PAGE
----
INTRODUCTION AND LITERATURE REVIEW
Enzymes are large biological molecules
responsible for thousands of chemical inter-conversions that sustain
life (Smith, 1997). All known enzymes are proteins. They are high
molecular weight compounds made up principally of chains of amino acids
linked together by peptide bonds, they are denatured at high temperature
and precipitated with salts, solvents and other reagents. They have
molecular weights ranging from 10,000 to 2,000,000 units. Enzymes do not
cause reactions to take place, but rather they enhance the rate of
reactions that would have been slower without their presence and still remains unused and unchanged.
Many enzymes require the presence of
other compounds - cofactors - before their catalytic activity can be
exerted. This entire active complex is referred to as the holoenzyme;
i.e. apoenzyme (protein portion) plus the cofactor (coenzyme, prosthetic
group or metal-ionactivator) is called the holoenzyme (Alexopoulos et al., 1996)
The living cell is the site of
tremendous biochemical activity called metabolism. It is the process of
chemical and physical change which goes on continually in the living
organism involving the build-up of new tissues, replacement of old
tissue, conversion of food to energy, disposal of waste materials,
reproduction - all the activities that we characterize as
"life."Thephenomenon of enzyme catalysis makes possible biochemical
reactions necessary for all life processes. Catalysis is defined as the
acceleration of a chemical reaction by some substance which itself
undergoes no permanent chemical change. Synthetic molecules called
artificial enzymes also display enzyme like catalysis (Grovesm, 1997).
The catalysts of biochemical reactions
are enzymes and are responsible for bringing about almost all of the
chemical reactions in living organisms. Without enzymes, these reactions
take place at a rate far too slow for the pace of metabolism(Bairoch,
Enzymes actually work by lowering the
activation energy of a reaction. This is achieved when it creates an
alternative pathway which is faster for the reaction hence speeding it
up such that products are formed faster. Enzyme catalysed reactions are
million times faster than uncatalysed reactions, they alter the rates
but not the equilibrium constant of the reaction being catalysed
(Ashokkumar et al., 2001). A few RNA molecules called ribozymes
also catalyse reactions, with an important example being some parts of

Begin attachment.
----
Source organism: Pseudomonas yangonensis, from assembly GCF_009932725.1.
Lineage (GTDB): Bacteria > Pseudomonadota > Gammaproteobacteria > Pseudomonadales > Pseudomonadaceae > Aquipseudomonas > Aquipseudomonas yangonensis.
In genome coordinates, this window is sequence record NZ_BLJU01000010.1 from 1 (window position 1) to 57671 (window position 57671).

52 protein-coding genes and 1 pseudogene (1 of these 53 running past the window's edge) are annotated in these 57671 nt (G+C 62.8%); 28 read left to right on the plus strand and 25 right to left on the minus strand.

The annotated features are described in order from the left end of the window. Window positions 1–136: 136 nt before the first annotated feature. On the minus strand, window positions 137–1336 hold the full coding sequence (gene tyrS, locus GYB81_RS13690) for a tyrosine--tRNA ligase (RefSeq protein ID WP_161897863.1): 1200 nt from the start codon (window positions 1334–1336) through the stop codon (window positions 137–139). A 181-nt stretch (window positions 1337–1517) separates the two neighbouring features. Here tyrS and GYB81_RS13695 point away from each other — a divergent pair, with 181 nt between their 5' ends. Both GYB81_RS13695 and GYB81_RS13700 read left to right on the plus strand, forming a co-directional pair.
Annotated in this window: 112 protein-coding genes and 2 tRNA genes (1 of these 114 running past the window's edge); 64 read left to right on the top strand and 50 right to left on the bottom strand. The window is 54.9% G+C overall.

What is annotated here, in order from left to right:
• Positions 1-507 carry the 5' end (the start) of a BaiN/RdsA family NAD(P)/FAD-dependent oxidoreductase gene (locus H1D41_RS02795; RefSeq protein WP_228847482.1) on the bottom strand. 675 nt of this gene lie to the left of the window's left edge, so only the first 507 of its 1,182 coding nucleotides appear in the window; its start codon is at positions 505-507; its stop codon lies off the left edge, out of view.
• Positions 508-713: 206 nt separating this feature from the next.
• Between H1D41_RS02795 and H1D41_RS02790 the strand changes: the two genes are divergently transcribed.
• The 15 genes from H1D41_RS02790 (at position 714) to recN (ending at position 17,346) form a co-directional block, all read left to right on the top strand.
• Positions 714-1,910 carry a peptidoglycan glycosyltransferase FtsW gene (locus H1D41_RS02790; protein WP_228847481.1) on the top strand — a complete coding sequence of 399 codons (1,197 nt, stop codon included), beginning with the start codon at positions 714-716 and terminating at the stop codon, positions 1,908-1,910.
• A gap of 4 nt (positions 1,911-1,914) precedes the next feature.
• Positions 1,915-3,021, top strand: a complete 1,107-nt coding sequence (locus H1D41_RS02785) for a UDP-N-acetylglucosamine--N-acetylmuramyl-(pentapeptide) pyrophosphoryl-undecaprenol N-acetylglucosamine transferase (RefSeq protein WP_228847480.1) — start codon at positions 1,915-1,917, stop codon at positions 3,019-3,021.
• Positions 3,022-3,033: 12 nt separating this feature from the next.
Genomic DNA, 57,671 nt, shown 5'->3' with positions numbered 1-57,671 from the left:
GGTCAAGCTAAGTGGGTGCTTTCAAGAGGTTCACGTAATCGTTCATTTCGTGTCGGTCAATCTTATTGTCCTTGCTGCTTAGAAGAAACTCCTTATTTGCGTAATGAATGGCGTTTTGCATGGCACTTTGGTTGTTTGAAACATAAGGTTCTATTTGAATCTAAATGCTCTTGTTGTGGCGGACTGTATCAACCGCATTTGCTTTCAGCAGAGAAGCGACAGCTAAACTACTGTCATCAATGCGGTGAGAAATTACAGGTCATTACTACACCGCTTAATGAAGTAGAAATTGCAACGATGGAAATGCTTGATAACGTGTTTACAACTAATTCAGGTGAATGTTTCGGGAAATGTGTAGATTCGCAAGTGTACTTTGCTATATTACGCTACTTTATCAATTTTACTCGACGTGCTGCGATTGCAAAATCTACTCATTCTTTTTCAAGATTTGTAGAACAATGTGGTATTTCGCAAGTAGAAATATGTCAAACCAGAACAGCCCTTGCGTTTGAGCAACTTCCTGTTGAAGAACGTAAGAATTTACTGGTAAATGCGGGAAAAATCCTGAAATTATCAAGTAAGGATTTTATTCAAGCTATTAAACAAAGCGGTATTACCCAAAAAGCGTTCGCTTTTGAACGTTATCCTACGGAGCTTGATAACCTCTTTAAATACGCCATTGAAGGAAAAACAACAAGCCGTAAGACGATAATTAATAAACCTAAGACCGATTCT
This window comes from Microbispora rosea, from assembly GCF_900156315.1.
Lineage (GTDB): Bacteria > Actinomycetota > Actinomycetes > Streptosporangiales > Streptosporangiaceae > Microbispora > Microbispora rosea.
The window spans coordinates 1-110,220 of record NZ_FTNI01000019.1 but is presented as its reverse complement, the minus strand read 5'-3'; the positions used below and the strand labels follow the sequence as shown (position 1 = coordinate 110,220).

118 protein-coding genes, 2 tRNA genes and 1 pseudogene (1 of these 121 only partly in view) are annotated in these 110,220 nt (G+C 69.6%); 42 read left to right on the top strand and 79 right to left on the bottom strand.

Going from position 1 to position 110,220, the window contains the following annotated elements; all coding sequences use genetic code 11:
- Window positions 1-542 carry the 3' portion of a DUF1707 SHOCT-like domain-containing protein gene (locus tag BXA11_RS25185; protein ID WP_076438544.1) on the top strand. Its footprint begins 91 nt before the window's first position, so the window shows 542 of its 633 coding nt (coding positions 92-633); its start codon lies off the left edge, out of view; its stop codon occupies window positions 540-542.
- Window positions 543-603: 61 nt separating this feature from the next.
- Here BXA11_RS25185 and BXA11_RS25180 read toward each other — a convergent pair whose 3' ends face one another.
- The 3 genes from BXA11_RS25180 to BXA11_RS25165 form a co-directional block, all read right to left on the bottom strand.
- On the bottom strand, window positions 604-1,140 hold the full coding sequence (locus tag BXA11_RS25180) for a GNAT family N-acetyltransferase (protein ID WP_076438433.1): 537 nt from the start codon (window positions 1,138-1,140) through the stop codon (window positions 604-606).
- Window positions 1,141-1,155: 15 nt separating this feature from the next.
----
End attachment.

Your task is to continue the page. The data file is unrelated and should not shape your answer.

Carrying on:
ribosome (Lilley, 2005).
1.1.1 Types of enzymes
These have been called the spark of life, the energy of life and the
vitality of life. These descriptions are not without merit. Metabolic
enzymes catalyse and regulate every biochemical reaction that occurs
within the human body, making them essential to cellular function and
health (Sangeethaet al.,2005). Digestive enzymes turn the food
we eat into energy and unlock this energy for use in the body. Our
bodies naturally produce both digestive and metabolic enzymes as they
are needed. They either speed up or slow down the chemical reactions
within the cells for detoxification and energy production. The enable us
to see, hear, and move and think. Every organ, every tissue and all 100
trillion cells in our body depend upon the reaction of metabolicenzymes
and enjoy their energy factor. Without these metabolic enzymes,
cellular life would beimpossible.
Food enzymes:These are
introduced to the body through the raw foods we eat and
throughconsumption of supplemental enzyme products. Raw foods naturally
contain enzymes providing asource of digestive enzymes when
ingested(Hossainet al., 1984). However, raw food manifests only
enough enzymesto digest that particular food, not enough to be stored
in the body for later use (the exceptionsbeing pineapple and papaya, the
sources of the enzymes bromelain and papain). The cooking andprocessing
of food destroys all of its enzymes. Since most of the foods we eat are
cooked orprocessed in some way and since the raw foods we do eat
contain only enough enzymes toprocess that particular food (Persike et al.,
2002) our bodies must produce the majority of the digestive enzymes
werequire, unless we use supplemental enzymes to aid in the digestive
process. A variety ofsupplemental enzymes are available through
different sources. It is important to understand thedifferences between
the enzyme types and ensure that one is using an enzyme product which
willmeet one’s particular needs.
Plant based enzymes:These are the most popular choice of enzymes. They are grown in a laboratorysetting and extracted from Aspergillus species. The enzymes harvested from Aspergillusspecies
are called plantbased, microbial and fungal. Of all the choices, plant
based enzymes are the most active. Thismeans they can break down more
fat, protein and carbohydrates in the broadest pH range than any other
sources (Ashokkumar et al., 2001).
1.1.2 Characteristics of enzymes
Protein nature:Enzyme is a protein. The main components of an enzyme is protein.
sensitive to temperature. Many work best at temperatures close to body
temperatures and most lose their ability to catalyse if they are heated
above 60 or 70o C. (Ashokkumar et al., 2001).
Acidity and alkalinity:Many enzymes work best at a particular pH and stop working if the pH becomes too acidic or alkaline.
acts as catalyst, enzyme functions in accelerating chemical reaction,
but the enzyme itself does not change after the reaction ends.
functions specifically. The enzyme only catalyzes one kind of substrate
and cannot function for many substrates. The term is called one enzyme
Reversibility: It means
the enzyme does not determine the direction of reaction, but it only
functions in accelerating reaction rate until it reaches equilibrium.
The enzyme also functions in substance synthesis and substance breaking
Small quantity:It is required, in small amount. A small amount of enzyme is able to catalyze a chemical reaction (Nason, 1968).